I decide to forget the flight for the time being and concentrate on getting a roof over my head. The first desk I queue at delivers no joy: all their hotels are booked out. I’m starting to feel seriously anxious. Try the hotels booth in Hall A, says the desk clerk. I eventually find Hall A – time’s ticking relentlessly away – and after another half-hour’s queueing I secure the last reasonable hotel room in Hong Kong for $A400 a night, no breakfast, to the consternation of the poor schmucks behind me.
So it’s the long trek back to the hotel one last time to check out by the midday deadline. I have just enough time for a desperate phone call to the emergency Australian phone number supplied by the travel agent. ‘We don’t accept reverse charge calls on this number’, says a male American voice, ‘but if you want some REALLY hot porn, call…..’ whereupon I slam the receiver down like it’s a hot brick. WTF???
The airport is 40 km from central Hong Kong, where my new hotel – the Stanford Hillview – is located. Buses and taxis are not running, of course, because of the typhoon. So I sally forth, fully encumbered with luggage on the arduous journey there by way of no fewer than three separate metro lines to arrive at the station supposedly closest to the hotel. Thanks to some wrong advice dispensed by the hotel concierge I have to reverse direction at one stage and buy a new ticket. And I have to literally throw my bags under and/or over the unaccountably narrow turnstiles. If I ever get to this damned hotel I am so not going to the gym…I’ve done a week’s worth of cardio and weights already today!
There is a local area map in the concourse and I find the Stanford Hillview on it. I commit the street route to memory and I make my way to the likely exit, where there is a railway official keeping order among a throng of commuters gazing forlornly out into the pelting wind and rain. I ask her for directions to the Stanford Hillview and maddeningly, she indicates the opposite direction to the one I have memorized!
Undaunted, I decide to trust my own judgement, and sally forth into the teeth of the storm, with only a light hooded spray jacket for protection. I don’t have an umbrella but it would be useless because of the wind and besides my hands are fully occupied hanging onto my luggage. After about 100m I’m soaked through and barely able to read street signs because of the driving rain. I’m fair game for the enterprising Indian taxi-drivers who hail me and offer to drive me to the airport for $HK500 (about $A90). How about the NEARBY Stanford Hillview Hotel which is very CLOSE, say I, enquiring hopefully whether the fare would be proportional to the quoted fare to the airport, considering it was about one-twentieth the distance. They actually laugh! $HK300 ($A55), they demand. Sigh. I have no choice but to accept.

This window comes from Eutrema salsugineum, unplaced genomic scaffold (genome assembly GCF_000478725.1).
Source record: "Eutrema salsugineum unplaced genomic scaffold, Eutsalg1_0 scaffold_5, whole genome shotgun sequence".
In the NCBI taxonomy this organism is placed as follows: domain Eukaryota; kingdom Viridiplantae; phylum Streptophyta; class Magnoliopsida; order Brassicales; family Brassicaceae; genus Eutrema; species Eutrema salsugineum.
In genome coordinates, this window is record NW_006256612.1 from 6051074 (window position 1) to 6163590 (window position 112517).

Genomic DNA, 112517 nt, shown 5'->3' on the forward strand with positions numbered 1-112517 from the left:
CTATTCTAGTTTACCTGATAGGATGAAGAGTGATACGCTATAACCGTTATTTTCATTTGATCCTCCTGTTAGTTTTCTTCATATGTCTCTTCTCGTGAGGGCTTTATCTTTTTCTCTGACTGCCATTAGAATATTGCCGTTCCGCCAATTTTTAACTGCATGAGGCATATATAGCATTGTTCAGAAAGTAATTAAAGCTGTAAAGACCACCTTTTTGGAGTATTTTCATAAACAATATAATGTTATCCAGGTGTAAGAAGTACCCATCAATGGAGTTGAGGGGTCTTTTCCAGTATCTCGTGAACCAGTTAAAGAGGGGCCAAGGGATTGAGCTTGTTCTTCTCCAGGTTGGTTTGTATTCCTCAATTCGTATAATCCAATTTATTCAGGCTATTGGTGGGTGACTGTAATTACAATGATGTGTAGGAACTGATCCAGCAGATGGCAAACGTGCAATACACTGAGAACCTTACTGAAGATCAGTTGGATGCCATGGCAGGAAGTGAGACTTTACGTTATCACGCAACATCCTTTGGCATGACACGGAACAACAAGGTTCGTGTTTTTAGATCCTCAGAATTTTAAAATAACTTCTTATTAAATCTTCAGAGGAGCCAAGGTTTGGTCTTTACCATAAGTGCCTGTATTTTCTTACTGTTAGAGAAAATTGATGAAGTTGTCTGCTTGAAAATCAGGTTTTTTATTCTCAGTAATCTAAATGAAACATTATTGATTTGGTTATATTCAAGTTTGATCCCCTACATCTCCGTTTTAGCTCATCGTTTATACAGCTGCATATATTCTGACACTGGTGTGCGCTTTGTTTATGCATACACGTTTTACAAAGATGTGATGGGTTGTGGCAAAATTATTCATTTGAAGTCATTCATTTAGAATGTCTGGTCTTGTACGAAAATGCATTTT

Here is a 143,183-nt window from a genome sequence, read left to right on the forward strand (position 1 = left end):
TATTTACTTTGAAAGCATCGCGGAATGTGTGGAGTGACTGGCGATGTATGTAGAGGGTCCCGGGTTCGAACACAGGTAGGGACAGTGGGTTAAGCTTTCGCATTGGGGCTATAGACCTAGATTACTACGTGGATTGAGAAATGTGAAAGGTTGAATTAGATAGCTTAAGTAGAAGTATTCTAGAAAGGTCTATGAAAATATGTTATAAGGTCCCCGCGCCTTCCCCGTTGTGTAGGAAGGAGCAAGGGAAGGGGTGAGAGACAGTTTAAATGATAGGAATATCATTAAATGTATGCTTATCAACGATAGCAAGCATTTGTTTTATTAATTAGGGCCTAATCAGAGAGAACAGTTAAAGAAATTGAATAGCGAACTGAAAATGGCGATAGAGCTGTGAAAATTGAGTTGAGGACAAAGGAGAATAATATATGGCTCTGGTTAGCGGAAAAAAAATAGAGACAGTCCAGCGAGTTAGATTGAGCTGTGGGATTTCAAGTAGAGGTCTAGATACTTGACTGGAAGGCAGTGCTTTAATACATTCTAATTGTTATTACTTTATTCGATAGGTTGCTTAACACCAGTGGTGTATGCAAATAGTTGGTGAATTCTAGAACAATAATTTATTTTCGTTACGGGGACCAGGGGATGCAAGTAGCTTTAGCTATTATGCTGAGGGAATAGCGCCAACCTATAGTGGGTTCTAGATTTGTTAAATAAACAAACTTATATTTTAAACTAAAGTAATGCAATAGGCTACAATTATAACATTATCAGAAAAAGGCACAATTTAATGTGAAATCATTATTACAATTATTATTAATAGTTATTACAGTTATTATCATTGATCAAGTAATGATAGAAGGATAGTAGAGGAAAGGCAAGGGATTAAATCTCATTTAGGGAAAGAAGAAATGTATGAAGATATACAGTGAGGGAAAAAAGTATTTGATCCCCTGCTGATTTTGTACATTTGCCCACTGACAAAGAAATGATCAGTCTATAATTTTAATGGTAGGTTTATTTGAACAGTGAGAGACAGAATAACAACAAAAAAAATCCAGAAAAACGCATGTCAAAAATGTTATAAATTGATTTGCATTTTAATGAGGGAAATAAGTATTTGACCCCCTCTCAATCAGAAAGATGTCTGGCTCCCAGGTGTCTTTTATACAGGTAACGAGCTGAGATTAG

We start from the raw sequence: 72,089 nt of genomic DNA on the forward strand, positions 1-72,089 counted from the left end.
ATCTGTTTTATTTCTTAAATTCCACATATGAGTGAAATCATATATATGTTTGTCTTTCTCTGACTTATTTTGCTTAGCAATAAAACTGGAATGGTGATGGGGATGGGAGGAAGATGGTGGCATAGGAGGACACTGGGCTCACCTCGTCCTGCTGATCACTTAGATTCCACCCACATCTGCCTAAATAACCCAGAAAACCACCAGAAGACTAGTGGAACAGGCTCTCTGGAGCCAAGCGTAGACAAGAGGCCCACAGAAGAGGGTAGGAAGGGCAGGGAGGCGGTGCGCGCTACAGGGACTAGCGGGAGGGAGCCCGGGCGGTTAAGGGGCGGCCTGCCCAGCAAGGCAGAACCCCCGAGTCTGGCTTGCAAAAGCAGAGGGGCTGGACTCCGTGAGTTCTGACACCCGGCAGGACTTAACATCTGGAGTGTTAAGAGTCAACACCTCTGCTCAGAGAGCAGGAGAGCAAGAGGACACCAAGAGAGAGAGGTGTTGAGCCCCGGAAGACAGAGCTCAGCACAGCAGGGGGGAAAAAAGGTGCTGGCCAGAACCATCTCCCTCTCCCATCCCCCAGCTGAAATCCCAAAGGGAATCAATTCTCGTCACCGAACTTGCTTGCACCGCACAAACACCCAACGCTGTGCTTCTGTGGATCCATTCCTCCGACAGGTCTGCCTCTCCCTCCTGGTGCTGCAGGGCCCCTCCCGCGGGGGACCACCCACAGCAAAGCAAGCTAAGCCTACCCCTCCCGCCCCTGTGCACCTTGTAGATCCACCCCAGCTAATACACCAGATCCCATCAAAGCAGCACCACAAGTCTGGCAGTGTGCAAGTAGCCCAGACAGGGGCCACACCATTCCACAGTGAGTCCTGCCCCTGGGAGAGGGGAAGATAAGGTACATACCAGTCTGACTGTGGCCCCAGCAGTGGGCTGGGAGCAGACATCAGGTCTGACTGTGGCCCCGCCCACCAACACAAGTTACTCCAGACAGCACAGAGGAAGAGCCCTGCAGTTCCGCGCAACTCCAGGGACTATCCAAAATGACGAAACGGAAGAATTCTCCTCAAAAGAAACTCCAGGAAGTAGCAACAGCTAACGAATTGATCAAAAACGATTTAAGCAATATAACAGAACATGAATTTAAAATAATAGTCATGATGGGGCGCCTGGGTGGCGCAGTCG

‘Why are you charging so much?’ I asked. ‘Because of the typhoon’, the driver replied, as if it was a silly question. In the end he had to accept $220 ($A44) because it was all the cash I had and he didn’t do EFTPOS. I even opened my wallet to show him the emptiness within. The airport hotel people had the same unapologetic attitude to raising prices to exploit the crisis.
He dropped me at the foot of a short steep hill which he could have gone up but he was punishing me for short-changing him, I reckon, and with a final luggage-dragging, Shackletonian surge of energy I was out of the wind and rain at last.
First thing I did was fire up my tablet to see if my desperate pleas for help had yielded fruit and – jubilation! The travel agency has a) booked me on the afternoon flight out tomorrow and b) notified Wendy Wu’s mob in Mongolia of the new state of affairs. I could weep for joy, having been damn close to tears of despair more than once earlier in the day.
And so I said farewell to Hong Kong, about $450 poorer thanks to my encounter with Haima which, though it killed 19 people in the Philippines and was the third most intense tropical cyclone of 2016, was a bit of a fizzer in Hong Kong. Certainly my insurance company had never heard of it when I finally got round to claiming my losses. How do you prove you were caught up in a typhoon, when it didn’t cause widespread devastation and barely made the news?
In the end I found a news story online and sent the link to the insurance company. They coughed up. A happy ending.